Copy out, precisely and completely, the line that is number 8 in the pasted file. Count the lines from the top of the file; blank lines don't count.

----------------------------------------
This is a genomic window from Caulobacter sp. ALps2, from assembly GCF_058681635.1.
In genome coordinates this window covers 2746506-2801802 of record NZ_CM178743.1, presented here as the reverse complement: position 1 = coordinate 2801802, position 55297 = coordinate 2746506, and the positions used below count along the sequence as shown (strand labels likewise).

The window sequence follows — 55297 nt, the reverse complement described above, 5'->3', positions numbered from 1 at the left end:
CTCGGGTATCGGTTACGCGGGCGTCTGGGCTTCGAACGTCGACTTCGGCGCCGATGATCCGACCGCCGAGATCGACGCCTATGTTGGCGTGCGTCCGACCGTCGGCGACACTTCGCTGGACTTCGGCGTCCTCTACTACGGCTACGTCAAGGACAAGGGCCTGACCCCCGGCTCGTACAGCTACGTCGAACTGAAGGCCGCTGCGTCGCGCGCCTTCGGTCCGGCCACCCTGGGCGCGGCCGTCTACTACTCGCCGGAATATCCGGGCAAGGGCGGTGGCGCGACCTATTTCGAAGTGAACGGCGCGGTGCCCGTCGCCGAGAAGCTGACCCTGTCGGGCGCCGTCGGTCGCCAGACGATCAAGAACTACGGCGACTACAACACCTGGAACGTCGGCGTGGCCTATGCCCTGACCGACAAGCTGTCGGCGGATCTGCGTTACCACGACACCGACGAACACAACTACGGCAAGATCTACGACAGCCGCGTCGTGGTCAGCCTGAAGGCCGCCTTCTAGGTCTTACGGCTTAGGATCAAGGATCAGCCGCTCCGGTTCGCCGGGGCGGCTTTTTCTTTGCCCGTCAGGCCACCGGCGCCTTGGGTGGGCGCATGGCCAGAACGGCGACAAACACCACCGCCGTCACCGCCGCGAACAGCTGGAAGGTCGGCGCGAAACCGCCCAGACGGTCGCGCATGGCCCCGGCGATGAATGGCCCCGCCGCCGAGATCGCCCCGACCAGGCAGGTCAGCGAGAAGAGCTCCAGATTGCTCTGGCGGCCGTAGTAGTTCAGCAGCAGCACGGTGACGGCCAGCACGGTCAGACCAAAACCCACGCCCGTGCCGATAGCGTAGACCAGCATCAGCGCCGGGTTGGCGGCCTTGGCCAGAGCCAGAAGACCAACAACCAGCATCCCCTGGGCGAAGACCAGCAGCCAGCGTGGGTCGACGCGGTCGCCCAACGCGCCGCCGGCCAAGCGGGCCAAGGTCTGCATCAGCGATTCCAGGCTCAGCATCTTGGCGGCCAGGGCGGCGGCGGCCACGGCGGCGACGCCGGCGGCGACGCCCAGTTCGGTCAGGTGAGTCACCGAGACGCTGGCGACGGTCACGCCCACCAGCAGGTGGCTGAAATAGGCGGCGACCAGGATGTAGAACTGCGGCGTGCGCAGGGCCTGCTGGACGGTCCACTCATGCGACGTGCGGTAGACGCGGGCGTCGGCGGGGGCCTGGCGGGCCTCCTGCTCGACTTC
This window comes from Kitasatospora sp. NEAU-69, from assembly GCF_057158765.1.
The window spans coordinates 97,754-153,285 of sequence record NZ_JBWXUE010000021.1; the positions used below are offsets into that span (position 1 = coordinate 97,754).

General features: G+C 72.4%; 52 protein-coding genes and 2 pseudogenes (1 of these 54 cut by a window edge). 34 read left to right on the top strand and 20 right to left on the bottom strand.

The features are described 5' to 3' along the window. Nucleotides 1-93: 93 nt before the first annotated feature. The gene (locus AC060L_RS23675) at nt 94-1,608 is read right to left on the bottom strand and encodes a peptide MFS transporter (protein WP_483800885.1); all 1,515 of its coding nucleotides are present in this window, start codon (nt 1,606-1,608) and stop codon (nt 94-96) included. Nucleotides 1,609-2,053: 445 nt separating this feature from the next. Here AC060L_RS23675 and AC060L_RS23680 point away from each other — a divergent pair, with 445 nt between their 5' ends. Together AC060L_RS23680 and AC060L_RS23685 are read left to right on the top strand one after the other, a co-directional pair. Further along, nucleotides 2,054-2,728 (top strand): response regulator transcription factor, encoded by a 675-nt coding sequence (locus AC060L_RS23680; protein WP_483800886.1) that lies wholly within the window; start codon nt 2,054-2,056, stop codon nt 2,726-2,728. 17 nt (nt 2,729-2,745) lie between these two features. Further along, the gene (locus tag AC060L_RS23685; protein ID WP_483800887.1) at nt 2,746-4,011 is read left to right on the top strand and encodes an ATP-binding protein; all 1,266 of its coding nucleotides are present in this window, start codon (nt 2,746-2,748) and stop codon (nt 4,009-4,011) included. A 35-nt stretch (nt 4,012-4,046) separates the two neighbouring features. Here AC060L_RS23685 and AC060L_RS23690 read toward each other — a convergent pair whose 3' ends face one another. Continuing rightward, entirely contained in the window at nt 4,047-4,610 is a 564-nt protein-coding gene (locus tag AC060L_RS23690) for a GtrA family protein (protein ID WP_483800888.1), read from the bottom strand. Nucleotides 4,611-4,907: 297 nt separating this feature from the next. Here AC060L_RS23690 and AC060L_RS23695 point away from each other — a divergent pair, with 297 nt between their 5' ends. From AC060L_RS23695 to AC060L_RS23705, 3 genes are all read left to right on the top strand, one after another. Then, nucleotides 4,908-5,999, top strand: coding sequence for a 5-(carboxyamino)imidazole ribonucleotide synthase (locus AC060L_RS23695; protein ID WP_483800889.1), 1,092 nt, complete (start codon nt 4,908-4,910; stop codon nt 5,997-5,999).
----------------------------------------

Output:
The features are described 5' to 3' along the window. Nucleotides 1-93: 93 nt before the first annotated feature. The gene (locus AC060L_RS23675) at nt 94-1,608 is read right to left on the bottom strand and encodes a peptide MFS transporter (protein WP_483800885.1); all 1,515 of its coding nucleotides are present in this window, start codon (nt 1,606-1,608) and stop codon (nt 94-96) included. Nucleotides 1,609-2,053: 445 nt separating this feature from the next. Here AC060L_RS23675 and AC060L_RS23680 point away from each other — a divergent pair, with 445 nt between their 5' ends. Together AC060L_RS23680 and AC060L_RS23685 are read left to right on the top strand one after the other, a co-directional pair. Further along, nucleotides 2,054-2,728 (top strand): response regulator transcription factor, encoded by a 675-nt coding sequence (locus AC060L_RS23680; protein WP_483800886.1) that lies wholly within the window; start codon nt 2,054-2,056, stop codon nt 2,726-2,728. 17 nt (nt 2,729-2,745) lie between these two features. Further along, the gene (locus tag AC060L_RS23685; protein ID WP_483800887.1) at nt 2,746-4,011 is read left to right on the top strand and encodes an ATP-binding protein; all 1,266 of its coding nucleotides are present in this window, start codon (nt 2,746-2,748) and stop codon (nt 4,009-4,011) included. A 35-nt stretch (nt 4,012-4,046) separates the two neighbouring features. Here AC060L_RS23685 and AC060L_RS23690 read toward each other — a convergent pair whose 3' ends face one another. Continuing rightward, entirely contained in the window at nt 4,047-4,610 is a 564-nt protein-coding gene (locus tag AC060L_RS23690) for a GtrA family protein (protein ID WP_483800888.1), read from the bottom strand. Nucleotides 4,611-4,907: 297 nt separating this feature from the next. Here AC060L_RS23690 and AC060L_RS23695 point away from each other — a divergent pair, with 297 nt between their 5' ends. From AC060L_RS23695 to AC060L_RS23705, 3 genes are all read left to right on the top strand, one after another. Then, nucleotides 4,908-5,999, top strand: coding sequence for a 5-(carboxyamino)imidazole ribonucleotide synthase (locus AC060L_RS23695; protein ID WP_483800889.1), 1,092 nt, complete (start codon nt 4,908-4,910; stop codon nt 5,997-5,999).